“Untold histories live in shallow graves” and in Sparks Like Stars (William Morrow) by Nadia Hashimi, life’s secret traumas hidden below the surface haunt Sitara. As a young Afghan girl, Sitara loses everything and everyone in her beloved country; she was the sole survivor in a government coup where all her close friends and family were murdered. With the unexpected help of a soldier assigned to kill her, she was whisked off to a safe place. Antonia (Nia), an embassy worker, and her mother, Tilly, take Sitara into their home and help her escape the country.

Sitara starts anew in the United States, becomes a successful doctor, and is in a flat romantic relationship. She chooses not to share stories from her childhood with anyone, which has created barriers and limitations to her ultimate happiness and trust. When someone from her past shows up in her life, old wounds open and Sitara feels a burning desire to face her history, get closure on the murder of her family and travel back home to see for herself the destruction of her Afghanistan.

A moving story about a beautiful culture forever changed by government and war, Nadia Hashimi gives us another wonderful dose of history with a vivid backdrop and deeply emotional characters. Sparks Like Stars had me from page one, and all the special touches mined from Hashimi’s family’s culture, her experience with politics, and her life as a physician enrich an already incredible story of Sitara’s personal journey. I am a huge fan of Hashimi’s work and I loved this one!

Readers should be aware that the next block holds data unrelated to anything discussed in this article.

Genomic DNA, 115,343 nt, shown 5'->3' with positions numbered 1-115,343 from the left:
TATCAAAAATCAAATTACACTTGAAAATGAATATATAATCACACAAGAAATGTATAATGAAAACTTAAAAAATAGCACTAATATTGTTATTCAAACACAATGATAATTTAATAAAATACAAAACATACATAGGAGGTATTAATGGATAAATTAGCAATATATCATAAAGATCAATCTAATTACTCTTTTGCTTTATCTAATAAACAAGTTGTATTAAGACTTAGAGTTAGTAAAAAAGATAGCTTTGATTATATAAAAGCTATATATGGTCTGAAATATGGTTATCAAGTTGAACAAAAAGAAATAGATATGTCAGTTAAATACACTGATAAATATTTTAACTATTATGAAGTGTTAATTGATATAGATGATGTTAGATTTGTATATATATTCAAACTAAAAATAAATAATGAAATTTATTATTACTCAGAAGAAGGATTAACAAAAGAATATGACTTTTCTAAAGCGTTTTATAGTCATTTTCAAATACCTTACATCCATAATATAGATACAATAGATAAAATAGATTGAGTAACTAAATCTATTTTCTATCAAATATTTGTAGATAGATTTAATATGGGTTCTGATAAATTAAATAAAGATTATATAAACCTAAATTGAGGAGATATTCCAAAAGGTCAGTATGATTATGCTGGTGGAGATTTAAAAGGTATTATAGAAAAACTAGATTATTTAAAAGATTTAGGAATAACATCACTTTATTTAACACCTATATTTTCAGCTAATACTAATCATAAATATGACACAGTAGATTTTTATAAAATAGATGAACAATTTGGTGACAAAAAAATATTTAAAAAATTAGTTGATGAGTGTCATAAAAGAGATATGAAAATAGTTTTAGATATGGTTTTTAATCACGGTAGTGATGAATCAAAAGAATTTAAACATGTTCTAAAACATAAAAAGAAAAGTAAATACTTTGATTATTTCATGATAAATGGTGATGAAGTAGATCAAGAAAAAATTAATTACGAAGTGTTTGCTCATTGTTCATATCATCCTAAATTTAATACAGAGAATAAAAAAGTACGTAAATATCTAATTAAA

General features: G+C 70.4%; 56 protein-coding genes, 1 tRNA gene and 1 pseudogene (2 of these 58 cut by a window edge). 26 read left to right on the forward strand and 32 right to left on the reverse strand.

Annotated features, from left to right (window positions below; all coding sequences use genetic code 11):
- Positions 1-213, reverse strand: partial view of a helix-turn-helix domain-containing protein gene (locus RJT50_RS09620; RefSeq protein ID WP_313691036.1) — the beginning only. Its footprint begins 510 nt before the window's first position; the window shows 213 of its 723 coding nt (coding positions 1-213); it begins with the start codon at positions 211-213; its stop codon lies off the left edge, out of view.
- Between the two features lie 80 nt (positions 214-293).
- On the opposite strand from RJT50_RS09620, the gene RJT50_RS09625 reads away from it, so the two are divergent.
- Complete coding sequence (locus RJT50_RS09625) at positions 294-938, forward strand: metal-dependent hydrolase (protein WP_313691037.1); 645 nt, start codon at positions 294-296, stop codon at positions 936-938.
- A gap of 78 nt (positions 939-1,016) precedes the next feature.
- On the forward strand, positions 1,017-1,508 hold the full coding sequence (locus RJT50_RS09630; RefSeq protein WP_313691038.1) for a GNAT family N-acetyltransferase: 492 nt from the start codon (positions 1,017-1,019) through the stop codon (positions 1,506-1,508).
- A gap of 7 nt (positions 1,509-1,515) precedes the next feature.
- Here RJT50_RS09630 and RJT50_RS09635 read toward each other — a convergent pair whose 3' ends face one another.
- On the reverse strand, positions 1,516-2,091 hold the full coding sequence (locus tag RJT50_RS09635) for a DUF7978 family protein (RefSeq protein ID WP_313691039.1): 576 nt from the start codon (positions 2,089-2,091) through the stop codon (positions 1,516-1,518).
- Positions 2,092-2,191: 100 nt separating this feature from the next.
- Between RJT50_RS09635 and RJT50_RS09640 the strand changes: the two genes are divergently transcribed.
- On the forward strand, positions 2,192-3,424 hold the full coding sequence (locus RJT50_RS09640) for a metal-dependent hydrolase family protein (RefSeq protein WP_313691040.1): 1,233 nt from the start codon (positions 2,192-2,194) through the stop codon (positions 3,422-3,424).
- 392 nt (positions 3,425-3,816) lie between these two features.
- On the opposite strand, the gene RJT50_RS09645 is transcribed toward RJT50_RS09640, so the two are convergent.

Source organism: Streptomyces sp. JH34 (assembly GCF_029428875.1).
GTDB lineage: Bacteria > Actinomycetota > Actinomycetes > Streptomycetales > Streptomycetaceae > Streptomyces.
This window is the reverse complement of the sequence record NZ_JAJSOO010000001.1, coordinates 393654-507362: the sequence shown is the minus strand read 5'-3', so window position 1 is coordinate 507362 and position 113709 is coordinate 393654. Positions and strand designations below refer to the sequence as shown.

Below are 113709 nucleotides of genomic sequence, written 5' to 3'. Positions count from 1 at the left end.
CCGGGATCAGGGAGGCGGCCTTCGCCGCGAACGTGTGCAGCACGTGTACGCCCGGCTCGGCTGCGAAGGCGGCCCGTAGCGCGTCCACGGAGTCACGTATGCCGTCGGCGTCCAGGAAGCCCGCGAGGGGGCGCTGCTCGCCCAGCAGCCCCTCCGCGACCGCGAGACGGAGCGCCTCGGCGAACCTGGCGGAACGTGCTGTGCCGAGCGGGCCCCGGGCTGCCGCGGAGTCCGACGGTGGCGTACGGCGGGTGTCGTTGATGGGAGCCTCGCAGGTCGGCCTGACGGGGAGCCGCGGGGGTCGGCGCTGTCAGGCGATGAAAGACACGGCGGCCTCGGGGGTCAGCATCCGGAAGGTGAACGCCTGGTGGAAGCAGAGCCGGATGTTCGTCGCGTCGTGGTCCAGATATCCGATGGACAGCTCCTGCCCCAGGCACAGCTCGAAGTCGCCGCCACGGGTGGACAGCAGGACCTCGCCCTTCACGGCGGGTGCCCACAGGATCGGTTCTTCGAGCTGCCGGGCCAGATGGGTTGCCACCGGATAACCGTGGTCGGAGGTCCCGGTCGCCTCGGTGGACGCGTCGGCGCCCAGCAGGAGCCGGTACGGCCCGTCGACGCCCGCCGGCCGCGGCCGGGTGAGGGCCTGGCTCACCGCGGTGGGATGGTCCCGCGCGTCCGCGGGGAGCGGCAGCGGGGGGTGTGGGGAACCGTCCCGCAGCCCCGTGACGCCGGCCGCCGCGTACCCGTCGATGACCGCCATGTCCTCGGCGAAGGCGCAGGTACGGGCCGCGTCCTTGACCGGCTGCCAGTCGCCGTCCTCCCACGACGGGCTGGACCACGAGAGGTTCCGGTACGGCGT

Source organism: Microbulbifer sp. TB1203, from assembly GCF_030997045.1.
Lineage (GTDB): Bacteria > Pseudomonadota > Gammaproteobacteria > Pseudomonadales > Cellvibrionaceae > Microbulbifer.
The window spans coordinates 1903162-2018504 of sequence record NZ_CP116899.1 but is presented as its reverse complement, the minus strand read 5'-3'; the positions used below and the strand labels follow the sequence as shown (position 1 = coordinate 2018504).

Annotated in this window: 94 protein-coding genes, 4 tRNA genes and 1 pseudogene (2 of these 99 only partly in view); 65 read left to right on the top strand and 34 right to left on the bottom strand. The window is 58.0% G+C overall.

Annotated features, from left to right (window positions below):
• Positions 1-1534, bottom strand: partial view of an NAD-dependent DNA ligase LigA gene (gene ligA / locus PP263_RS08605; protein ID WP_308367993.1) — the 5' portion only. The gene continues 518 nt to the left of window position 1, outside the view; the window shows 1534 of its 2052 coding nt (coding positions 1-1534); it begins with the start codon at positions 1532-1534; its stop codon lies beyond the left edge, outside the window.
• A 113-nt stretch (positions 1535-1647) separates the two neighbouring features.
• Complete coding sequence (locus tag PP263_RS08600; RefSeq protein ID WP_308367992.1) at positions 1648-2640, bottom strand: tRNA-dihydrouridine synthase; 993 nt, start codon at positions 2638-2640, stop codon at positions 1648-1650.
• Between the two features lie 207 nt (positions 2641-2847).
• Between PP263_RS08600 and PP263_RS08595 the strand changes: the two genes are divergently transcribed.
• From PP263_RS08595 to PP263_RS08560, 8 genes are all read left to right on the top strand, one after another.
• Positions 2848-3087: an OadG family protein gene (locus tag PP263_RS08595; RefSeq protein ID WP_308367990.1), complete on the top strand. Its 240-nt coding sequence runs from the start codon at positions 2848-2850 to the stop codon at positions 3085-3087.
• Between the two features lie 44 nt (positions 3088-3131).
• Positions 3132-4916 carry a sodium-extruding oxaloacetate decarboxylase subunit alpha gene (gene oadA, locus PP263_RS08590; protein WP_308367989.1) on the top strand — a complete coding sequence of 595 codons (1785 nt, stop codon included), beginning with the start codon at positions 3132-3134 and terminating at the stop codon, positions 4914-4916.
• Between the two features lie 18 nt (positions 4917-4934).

Q&A WITH NADIA HASHIMI

Q: You have written such wonderful books (I’ve read and loved them all!) set in Afghanistan with Afghan characters.  In Sparks Like Stars, you make Afghanistan feel homey, lovely and wonderful until the coup. Did this really happen and how did it make its way into the story?

A: The Afghanistan depicted in Sparks Like Stars is the dreamy Afghanistan of my parents’ youth and a far cry from what I grew up seeing on the news. I chose to write about this time in Afghanistan’s history because in discussions with readers around my other books, I found people surprised to hear about a Kabul where girls and women could walk without veiling, where women graduated with degrees in engineering and medicine, and where music was celebrated. To know this is to feel the heartbreak for all that’s been lost in the decades of conflict

Q: Sitara loses everything in her country and with the help of others, takes risks to start anew.  My concern for her safety felt so real as I was reading the book. The soldier who helped her escape danger and the women who followed through to ensure her safety could be considered incredible heroes. Can you tell me more about that theme of heroism in the book?